Just a little note to acknowledge the good people I’ve encountered on my trips thus far. The people I met at the airport waiting to board my flight from the US to Dubai, and my seatmate – a nice gentleman named Corey who was passing through Dubai on his way to Africa – were wonderful. Here’s the thing, people: all you have to do is be a little bit friendly towards someone at the airport, on line to check in to or board your flight, at the airport bar/restaurant – really wherever – and you might seriously improve their travel experience! Corey and I had some nice chats between restless catnaps on the over 12 hour flight, and it really made the time pass quickly. We shared stories of our families, our work, and our other travel experiences. When we arrived at the gate, we thought we were parting ways as he was transiting through, and I was stopping for two nights, but as it turned out, he had to get his luggage from baggage claim and go through customs there as well (despite it not being his final destination) and after bidding each other safe continued travels at the gate, we found ourselves quickly heading in the same direction again. Then, we thought we parted ways again, only to be reunited at baggage claim. We parted ways again when I was pulled out of line to have my luggage scanned. Oh joy. I thought that would have been the last I would’ve seen of Corey, but as I emerged on the other side of the customs, there he was, waiting for me. He had some time to kill before his next flight, so he figured that he would wait there for me, just to make sure I came through the luggage scan without any complications. It was a very small gesture, in the scheme of things, but nonetheless, I was touched. I mean, here’s some guy that I had just spent a half a day with on a plane, whose last name I will probably never know, and who probably wouldn’t have been in much of a position to do anything HAD anything gone wrong for me, but the fact that he waited just to check on me was really nice. In this day and age, where people don’t often do things for perfect strangers, I thought that was really nice. So, Corey, wherever you are, thank you for your kindness, and there should be some good karma coming your way!!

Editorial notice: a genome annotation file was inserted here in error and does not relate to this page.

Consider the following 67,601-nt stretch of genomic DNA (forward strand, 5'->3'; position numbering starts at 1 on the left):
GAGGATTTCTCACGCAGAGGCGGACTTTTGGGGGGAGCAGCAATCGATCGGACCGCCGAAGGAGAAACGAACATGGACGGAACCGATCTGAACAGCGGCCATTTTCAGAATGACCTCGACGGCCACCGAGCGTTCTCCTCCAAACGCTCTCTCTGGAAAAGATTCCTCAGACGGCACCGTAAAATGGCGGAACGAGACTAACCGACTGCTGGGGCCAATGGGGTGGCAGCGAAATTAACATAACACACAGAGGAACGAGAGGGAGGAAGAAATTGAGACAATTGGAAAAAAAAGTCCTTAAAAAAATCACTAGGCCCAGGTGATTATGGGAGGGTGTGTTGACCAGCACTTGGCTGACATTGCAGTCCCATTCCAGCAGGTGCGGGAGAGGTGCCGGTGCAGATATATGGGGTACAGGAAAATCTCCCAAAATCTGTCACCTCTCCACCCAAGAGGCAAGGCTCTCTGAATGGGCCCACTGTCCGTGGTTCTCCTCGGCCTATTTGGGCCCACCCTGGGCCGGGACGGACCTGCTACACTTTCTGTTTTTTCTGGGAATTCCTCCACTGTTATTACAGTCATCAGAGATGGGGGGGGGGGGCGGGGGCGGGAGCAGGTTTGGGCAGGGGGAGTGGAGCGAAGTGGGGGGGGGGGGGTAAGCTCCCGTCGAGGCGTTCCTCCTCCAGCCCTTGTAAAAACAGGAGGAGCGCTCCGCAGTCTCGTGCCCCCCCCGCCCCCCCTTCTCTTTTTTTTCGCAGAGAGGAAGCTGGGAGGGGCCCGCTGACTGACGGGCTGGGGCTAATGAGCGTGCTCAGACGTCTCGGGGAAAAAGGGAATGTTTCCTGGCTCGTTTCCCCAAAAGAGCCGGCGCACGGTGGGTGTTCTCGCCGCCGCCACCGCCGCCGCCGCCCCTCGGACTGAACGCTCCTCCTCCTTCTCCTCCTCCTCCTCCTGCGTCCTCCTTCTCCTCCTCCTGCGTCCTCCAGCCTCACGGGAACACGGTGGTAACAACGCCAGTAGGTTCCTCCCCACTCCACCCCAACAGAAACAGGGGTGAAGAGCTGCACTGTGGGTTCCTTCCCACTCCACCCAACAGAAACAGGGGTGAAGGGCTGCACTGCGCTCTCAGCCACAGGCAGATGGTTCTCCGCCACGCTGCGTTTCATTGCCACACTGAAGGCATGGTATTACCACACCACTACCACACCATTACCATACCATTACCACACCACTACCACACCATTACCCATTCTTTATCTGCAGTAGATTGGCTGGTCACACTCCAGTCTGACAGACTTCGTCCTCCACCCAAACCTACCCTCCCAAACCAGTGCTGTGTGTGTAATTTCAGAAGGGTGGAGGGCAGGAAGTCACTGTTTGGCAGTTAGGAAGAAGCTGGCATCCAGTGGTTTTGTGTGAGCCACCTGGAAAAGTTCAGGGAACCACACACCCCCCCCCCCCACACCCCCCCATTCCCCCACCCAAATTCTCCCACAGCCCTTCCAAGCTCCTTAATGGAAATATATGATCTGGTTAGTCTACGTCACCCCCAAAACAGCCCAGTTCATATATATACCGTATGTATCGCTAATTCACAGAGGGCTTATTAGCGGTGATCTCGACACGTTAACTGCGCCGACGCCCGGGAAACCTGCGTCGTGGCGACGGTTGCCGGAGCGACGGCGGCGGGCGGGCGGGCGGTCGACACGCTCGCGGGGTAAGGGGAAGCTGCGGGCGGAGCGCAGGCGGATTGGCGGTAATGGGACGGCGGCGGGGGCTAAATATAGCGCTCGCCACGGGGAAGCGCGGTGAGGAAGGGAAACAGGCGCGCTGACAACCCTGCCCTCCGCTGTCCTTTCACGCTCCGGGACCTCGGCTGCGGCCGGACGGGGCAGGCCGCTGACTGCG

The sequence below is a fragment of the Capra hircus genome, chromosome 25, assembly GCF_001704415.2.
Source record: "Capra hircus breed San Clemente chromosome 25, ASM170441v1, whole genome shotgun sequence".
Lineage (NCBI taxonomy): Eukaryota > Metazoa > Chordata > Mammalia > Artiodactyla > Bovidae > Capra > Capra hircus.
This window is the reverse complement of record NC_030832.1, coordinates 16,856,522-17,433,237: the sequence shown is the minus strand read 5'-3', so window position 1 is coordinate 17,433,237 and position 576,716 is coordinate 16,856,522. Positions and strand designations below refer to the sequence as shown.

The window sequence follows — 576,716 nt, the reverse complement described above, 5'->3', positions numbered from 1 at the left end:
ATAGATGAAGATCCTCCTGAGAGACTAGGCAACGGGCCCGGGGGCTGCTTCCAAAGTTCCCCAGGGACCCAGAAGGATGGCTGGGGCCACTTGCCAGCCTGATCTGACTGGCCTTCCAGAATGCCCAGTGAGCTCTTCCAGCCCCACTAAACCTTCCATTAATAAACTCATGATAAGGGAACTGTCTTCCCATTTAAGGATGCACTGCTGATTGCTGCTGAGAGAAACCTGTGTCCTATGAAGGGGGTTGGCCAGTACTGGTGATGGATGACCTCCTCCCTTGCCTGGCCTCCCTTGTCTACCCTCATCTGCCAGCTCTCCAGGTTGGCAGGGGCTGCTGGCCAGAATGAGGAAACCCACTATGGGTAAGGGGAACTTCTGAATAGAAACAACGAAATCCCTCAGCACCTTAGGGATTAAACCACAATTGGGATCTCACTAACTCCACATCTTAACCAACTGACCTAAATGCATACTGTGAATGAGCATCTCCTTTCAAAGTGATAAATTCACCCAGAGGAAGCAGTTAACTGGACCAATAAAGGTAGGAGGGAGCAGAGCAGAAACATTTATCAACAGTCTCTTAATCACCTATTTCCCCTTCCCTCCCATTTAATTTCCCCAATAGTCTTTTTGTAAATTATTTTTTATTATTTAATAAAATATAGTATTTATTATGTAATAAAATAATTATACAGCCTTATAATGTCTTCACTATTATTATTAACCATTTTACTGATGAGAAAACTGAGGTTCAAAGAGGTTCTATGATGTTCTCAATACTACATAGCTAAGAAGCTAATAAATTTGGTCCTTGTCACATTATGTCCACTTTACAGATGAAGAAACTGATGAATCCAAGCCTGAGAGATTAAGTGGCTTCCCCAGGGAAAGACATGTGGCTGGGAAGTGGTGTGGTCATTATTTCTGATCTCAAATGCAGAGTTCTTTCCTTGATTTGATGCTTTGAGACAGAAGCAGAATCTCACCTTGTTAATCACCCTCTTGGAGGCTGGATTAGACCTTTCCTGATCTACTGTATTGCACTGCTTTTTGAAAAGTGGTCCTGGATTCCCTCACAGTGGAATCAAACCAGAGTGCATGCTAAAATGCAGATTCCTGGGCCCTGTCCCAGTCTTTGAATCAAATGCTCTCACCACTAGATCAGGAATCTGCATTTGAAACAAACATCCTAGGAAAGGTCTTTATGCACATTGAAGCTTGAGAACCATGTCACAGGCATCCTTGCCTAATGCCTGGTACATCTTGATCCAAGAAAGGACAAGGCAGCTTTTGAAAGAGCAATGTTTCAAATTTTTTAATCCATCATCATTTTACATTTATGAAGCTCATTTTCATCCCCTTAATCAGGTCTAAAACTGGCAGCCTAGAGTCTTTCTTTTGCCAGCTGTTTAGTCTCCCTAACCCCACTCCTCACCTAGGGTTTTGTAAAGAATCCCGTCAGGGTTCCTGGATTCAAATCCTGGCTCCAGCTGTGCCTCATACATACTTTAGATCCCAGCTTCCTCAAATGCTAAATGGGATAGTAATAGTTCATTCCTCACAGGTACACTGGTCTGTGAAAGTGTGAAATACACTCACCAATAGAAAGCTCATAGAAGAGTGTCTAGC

In addition to Corey, I a few other kind people along the way to Dubai – a friendly woman named Denise, who was relocating to Dubai with her husband; a few military guys on their way to dangerous places in Afghanistan and Iraq, who, despite what dangers may lay ahead for them, were in very high spirits and were quick with a smile. Be safe guys!! Denise seemed concerned that I might have trouble getting to my hotel, and had offered to follow in her car to make sure I got there safely, despite the fact that she didn’t seem entirely sure it was in the same direction. I appreciated her concern, but upon emerging in Dubai I went to the taxi line and found a “ladies taxi” (there are separate taxis with female drivers for women traveling alone – perhaps a little sexist and in keeping with traditional Islamic culture, but quite a comfort to a female first-time traveler in the middle east, traveling alone!) and was comfortable going it alone.
Then, between Dubai and Djibouti, I met another lovely woman named Jackie. She was going to meet her husband, and had been transiting through Dubai. She had been in the airport already for almost 7 hours by the time I met her and we got to chatting, and had come from England so she was quite knackered, to say it the British way! She said she doesn’t manage to sleep on planes, so that added to her exhaustion. But we passed the time, talking about her experiences in Africa, and about the perils and advantages of long-distance relationships, as she and her husband live separately for much of the year as he sets up his business in Africa. After the flight we found each other once again by the baggage claim and waited together for our luggage to arrive before heading off in our separate directions.
The moral of the story here folks? When you’re bored in a waiting area, smile at the person next to you, and strike up a conversation. Who knows what you might learn from them, or what new perspective you might take away from the conversation. And if nothing else, it will make the time go faster, and hopefully the trip more enjoyable. If you happen to strike a conversation with a total dud, just excuse yourself to go to the rest room and then sit somewhere else and try again with someone else! 🙂
That’s all the travel wisdom I have to impart today! I’ll post again with details of my stay in Dubai soon. Time for Breakfast here in Djibouti!!
PS – anyone in this area of the world looking for a good “budget” airline, checkout Fly Dubai: http://flydubai.com/english.aspx